“John Lennon: The Green Album” opened Sept. 7 at the Smithsonian’s National Postal Museum and coincides with the U.S. Postal Service’s issuance of the John Lennon Forever Stamp, honoring the legendary singer and songwriter. The stamp is the latest in the Music Icons stamp series. The exhibition will be open through Feb. 3, 2019.
Lennon (1940–1980), along with Paul McCartney, George Harrison and Ringo Starr, achieved superstardom as the rock and roll band, The Beatles. However, before Lennon travelled the globe playing music with The Beatles, this boy from Liverpool, England, saw the world in a completely different way—through stamps.
Lennon’s childhood stamp album, which includes 565 stamps on more than 150 pages, will be on display, along with a tribute to previously issued U.S. Postal Service Music Icons stamps, including those honoring Lydia Medoza, Johnny Cash, Ray Charles, Jimi Hendrix, Janis Joplin, Sarah Vaughn and Elvis Presley.
W. Wilson Hulme, the museum’s curator who acquired Lennon’s album for the museum in 2005, said at the time, “There are people who think stamp collecting isn’t cool, and maybe this will cause them to think twice about that. It just doesn’t get any cooler than John Lennon.” During the intervening years, the museum has shown the album in Stockholm and New York City, but it has not been displayed in Washington, D.C., since 2006.
Years before his rise to fame as a musician and member of the Beatles, Lennon was a schoolboy in Liverpool, England, when his older cousin, Stanley Parkes, inspired Lennon’s interest in stamp collecting and gave him his stamp album. Lennon rubbed out Parkes’ name and address on the album’s flyleaf, replacing it with his own signature and the address at Mendips, the home he shared with his aunt Mary (“Mimi”) Smith and her husband George. Already a budding artist, Lennon sketched beards and mustaches in blue ink of the likenesses of Queen Victoria and King George VI on the album’s title page. Lennon continued to collect and trade stamps for several years after receiving this album. According to Parkes, Lennon began collecting at about age 9 and actively collected stamps for several years. There is evidence throughout the album that Lennon added and removed stamps.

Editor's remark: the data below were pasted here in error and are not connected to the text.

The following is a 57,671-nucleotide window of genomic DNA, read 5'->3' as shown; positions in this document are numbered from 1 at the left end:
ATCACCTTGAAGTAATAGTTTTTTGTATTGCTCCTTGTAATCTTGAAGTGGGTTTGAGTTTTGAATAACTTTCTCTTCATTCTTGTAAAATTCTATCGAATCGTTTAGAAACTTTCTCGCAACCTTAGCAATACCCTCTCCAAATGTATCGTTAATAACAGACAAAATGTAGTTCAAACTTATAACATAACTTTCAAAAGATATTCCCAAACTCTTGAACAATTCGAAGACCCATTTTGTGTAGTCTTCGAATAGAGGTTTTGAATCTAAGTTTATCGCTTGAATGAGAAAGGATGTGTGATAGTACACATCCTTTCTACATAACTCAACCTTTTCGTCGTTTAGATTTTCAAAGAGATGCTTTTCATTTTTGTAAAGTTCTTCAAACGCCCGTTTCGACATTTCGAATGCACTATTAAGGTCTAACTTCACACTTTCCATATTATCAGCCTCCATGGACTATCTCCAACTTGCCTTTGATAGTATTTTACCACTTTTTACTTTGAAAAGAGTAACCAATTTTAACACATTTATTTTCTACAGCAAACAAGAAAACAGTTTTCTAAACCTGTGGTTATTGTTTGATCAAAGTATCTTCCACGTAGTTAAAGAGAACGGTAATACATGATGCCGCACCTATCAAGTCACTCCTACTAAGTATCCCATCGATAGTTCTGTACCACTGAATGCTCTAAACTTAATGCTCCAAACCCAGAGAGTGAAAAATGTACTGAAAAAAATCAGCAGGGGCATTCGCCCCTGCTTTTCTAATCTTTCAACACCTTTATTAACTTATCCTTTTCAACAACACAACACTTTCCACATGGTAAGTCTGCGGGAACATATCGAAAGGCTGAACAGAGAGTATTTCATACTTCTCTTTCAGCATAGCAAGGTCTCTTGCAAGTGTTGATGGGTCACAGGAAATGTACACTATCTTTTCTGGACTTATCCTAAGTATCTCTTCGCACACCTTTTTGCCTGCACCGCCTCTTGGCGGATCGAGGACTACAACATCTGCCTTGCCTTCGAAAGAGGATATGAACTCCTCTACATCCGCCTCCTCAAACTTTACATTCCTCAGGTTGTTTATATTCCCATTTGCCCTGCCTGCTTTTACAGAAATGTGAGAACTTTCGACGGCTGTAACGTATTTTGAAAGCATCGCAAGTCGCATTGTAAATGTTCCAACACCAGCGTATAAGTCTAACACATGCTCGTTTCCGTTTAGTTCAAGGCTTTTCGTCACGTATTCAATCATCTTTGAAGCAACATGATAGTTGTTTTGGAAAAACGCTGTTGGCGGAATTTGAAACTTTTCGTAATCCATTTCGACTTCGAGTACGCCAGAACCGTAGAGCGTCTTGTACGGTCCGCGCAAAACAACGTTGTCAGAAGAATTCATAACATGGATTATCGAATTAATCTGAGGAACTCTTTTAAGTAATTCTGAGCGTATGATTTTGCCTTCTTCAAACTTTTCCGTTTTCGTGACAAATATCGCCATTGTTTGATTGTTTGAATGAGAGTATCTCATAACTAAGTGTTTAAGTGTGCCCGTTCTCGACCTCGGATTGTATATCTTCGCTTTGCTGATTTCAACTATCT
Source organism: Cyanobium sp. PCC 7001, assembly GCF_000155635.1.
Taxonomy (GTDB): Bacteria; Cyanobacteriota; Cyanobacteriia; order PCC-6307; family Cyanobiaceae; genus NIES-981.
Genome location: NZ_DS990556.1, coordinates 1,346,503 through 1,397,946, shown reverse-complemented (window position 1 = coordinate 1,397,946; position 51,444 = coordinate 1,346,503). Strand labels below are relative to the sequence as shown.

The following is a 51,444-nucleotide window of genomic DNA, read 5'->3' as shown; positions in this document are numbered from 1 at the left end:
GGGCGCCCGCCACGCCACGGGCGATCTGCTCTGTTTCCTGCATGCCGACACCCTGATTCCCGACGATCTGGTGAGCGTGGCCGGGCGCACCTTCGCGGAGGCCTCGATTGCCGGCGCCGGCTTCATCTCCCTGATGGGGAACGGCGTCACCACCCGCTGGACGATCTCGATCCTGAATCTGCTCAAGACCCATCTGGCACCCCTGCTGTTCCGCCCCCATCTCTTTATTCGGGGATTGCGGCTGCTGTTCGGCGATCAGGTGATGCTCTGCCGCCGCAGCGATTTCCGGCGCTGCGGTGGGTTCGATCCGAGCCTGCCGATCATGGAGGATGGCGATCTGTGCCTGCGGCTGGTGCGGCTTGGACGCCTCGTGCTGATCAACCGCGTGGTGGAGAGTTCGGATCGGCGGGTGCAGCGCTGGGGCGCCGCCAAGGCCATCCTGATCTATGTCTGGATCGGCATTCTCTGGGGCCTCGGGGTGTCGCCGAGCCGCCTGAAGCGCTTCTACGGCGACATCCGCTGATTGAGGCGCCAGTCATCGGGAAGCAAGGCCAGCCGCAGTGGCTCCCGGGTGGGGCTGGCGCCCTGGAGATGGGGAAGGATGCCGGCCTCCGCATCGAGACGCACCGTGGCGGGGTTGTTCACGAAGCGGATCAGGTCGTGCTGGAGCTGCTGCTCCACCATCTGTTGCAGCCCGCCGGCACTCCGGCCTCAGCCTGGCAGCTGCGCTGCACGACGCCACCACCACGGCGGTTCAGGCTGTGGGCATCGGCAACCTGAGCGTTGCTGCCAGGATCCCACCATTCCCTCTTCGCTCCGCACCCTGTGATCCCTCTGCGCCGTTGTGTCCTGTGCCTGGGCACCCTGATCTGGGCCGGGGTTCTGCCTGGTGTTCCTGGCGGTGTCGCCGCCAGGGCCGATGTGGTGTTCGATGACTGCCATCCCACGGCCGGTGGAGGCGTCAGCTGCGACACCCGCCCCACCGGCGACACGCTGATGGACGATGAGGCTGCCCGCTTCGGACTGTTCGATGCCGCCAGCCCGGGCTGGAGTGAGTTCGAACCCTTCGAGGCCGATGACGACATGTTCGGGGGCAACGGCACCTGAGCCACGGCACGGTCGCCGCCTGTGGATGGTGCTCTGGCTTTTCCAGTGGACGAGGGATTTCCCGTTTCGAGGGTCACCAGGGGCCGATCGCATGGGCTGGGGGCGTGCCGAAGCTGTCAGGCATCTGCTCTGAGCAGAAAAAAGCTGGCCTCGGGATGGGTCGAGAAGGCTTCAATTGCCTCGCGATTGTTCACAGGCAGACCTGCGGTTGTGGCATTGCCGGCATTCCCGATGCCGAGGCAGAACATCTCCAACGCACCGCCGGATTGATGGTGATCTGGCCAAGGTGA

Lennon’s handwritten notes on the flyleaf indicate the album may have contained as many as 800 stamps at some point.
About the Smithsonian’s National Postal Museum
The National Postal Museum is devoted to presenting the colorful and engaging history of the nation’s mail service and showcasing one of the largest and most comprehensive collections of stamps and philatelic material in the world. It is located at 2 Massachusetts Ave. N.E., Washington, D.C., across from Union Station. The museum is open daily from 10 a.m. to 5:30 p.m. (closed Dec. 25). For more information about the Smithsonian, call (202) 633-1000 or visit the museum website at postalmuseum.si.edu.
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